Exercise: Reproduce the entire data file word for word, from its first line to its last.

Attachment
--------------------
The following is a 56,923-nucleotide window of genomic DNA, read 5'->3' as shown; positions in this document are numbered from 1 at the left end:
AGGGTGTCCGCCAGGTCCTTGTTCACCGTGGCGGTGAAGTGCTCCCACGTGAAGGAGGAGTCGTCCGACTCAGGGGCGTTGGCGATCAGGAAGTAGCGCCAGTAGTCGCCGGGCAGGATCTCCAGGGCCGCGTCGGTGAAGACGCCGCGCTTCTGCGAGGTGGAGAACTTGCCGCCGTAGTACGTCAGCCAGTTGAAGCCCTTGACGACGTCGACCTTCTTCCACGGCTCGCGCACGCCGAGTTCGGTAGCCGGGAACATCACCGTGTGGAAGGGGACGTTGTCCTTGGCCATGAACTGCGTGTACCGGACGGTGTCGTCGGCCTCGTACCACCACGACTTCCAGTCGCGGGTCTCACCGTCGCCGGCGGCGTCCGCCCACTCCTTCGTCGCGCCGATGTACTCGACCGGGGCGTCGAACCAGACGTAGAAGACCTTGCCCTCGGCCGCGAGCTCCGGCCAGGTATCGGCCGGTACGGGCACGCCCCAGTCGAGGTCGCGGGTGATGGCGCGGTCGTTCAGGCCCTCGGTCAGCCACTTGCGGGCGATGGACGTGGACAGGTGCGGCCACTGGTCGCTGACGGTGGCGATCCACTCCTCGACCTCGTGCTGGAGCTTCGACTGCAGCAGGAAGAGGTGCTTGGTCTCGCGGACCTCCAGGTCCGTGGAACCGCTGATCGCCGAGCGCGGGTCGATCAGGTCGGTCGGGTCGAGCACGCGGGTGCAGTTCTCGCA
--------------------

The following is a 56,923-nucleotide window of genomic DNA, read 5'->3' as shown; positions in this document are numbered from 1 at the left end:
AGGGTGTCCGCCAGGTCCTTGTTCACCGTGGCGGTGAAGTGCTCCCACGTGAAGGAGGAGTCGTCCGACTCAGGGGCGTTGGCGATCAGGAAGTAGCGCCAGTAGTCGCCGGGCAGGATCTCCAGGGCCGCGTCGGTGAAGACGCCGCGCTTCTGCGAGGTGGAGAACTTGCCGCCGTAGTACGTCAGCCAGTTGAAGCCCTTGACGACGTCGACCTTCTTCCACGGCTCGCGCACGCCGAGTTCGGTAGCCGGGAACATCACCGTGTGGAAGGGGACGTTGTCCTTGGCCATGAACTGCGTGTACCGGACGGTGTCGTCGGCCTCGTACCACCACGACTTCCAGTCGCGGGTCTCACCGTCGCCGGCGGCGTCCGCCCACTCCTTCGTCGCGCCGATGTACTCGACCGGGGCGTCGAACCAGACGTAGAAGACCTTGCCCTCGGCCGCGAGCTCCGGCCAGGTATCGGCCGGTACGGGCACGCCCCAGTCGAGGTCGCGGGTGATGGCGCGGTCGTTCAGGCCCTCGGTCAGCCACTTGCGGGCGATGGACGTGGACAGGTGCGGCCACTGGTCGCTGACGGTGGCGATCCACTCCTCGACCTCGTGCTGGAGCTTCGACTGCAGCAGGAAGAGGTGCTTGGTCTCGCGGACCTCCAGGTCCGTGGAACCGCTGATCGCCGAGCGCGGGTCGATCAGGTCGGTCGGGTCGAGCACGCGGGTGCAGTTCTCGCA